A self-service business process management system

To give you an example, using Pizza Express again, the outcome that they were looking for was self-service payments for customer. They wanted the outcomes. They wanted customers be able to pay at the table without requiring them to wait for the server to come back allowing the customer to pay at the table with their own mobile devices.

Knowing that that’s the outcome, we begin to go down at the task level and model out scenarios for different steps in the process where we want to improve for mobile. In the [Pizza Express case], the first step in the scenario was the first story portion in the scenario, bringing the bill to the customer but having a unique identifier on the bill that would allow the customer to punch into their mobile device [so that] they're able to begin the bill-payment process. Then the customer can go through verify the bill and add in the tip, then finally get the payment confirmation.

I walked through this process. I went back to Pizza Express just to use my mobile device, my smartphone, so that I could walk through and see how this process worked. It actually worked pretty seamlessly.

When we start looking at reinvention, we have to deal with processes at the most atomic level, which is tasks. Beginning to optimize at the task level is what reinvention is about.

What I could see, though, is they stopped at only one scenario. They modeled out only one scenario, the straight-through scenario, the linear sequence. They didn't necessarily think through what different sequences or other scenarios could arise or "what other scenarios we can come up with that gets us to the same outcome."

In this example, one of the things I realized is after I entered in on the first screen my receipt code and went to the next screen, I realized, "Wait a minute; I need to go back." When I went back, it popped up a message saying "request new receipt code from server." So I had to ask the server, "Can you generate a new code for me so I can finish paying?" The server really worked at it and said, "Well, I'm not sure what this means." That's one of the things you want to think about: Think through all of the different scenarios, not just the "happy-path," if you will, scenario.

When you start doing scenario modeling and you begin to build these stories around the outcomes and optimizing for mobile at the task level, it brings up a lot of questions that get rid of the friction, or at least shine light on potential points of friction. First and foremost, by doing scenarios, you're able to identify what process changes are needed, [answering questions such as] "Where do we need to go in and make changes or connect processes to the data, connect processes to other processes?"

Also, scenario modeling for mobile-process reinvention highlights which sensors can be exploited during the process or task completion. [For instance,] can I take advantage of the GPS? Can I take advantage of the touch screen? Can I take advantage of the camera and really think about the different sensors?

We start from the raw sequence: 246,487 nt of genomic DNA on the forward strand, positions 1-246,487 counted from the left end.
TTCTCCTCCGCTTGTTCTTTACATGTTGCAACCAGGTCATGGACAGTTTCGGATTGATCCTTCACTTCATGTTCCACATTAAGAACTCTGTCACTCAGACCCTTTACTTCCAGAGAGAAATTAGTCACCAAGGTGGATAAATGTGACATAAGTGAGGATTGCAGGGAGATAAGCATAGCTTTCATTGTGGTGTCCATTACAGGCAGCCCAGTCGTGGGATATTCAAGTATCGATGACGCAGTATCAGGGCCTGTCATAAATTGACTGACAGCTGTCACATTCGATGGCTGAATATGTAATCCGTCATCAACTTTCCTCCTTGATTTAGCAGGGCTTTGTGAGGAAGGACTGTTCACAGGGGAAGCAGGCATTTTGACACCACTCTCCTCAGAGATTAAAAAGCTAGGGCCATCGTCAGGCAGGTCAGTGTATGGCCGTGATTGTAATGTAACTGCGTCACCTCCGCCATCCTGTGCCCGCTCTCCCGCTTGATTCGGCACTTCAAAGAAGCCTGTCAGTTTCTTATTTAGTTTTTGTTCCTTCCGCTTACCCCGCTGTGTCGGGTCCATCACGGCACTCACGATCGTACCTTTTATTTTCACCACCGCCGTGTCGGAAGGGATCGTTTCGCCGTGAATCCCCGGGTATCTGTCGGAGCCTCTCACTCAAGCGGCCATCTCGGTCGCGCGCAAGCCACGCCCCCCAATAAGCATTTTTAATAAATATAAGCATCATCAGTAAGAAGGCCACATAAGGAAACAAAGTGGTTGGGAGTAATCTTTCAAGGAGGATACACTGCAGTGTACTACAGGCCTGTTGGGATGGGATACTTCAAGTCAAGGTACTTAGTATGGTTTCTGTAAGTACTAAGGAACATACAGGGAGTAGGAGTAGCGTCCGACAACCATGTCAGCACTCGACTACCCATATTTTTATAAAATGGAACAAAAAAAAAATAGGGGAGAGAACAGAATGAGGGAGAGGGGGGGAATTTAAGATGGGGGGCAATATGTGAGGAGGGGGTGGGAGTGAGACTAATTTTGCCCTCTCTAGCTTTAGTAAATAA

The last question that scenarios allow us to bring up is: Do we have the staff trained to support the mobile process? This is the example that I ran into [at Pizza Express]. Great mobile app, really got me to outcome that I wanted, but I could see that once I ran into a little hiccup, the staff weren't necessarily fully train to support that mobile app. So make sure, as you're modeling out these scenarios, that you engage and educate staff on how to support customers, how to support employees, around the different scenarios.

Mobile business process management systems: Real examples

Now I want to walk through a few examples just to give you a taste of what we're seeing from companies that are actually moving into this space. The first example is British Airways. This is a really fascinating example because most of us travel a lot. I'm on a plane a lot, as I'm sure most of you are. What British Airways did is, they reinvented their crew-engagement process to bring the iPad into how they engage with customers during flights.

Typically, before they reinvented this crew process for mobile, [crews] would board flights with clipboards that indicated different information and details for customers. They can see who might need vegetarian meals, who might need specific special attention, if you will. The project around the crew's iPads that they implemented focused on bringing in real-time information before flights to be able to guide [the flight attendants] around how to engage with different customers. [The goal is] being able to show and provide guidance, real time, on which customers might need special attention, which customers may have had a bad experience on a previous flight and need to be attended to.

So this is a really good example, one of the first examples that we've seen where a customer was able to reinvent business process to provide greater engagement, but first to begin focusing on scenarios and connecting the customer journey.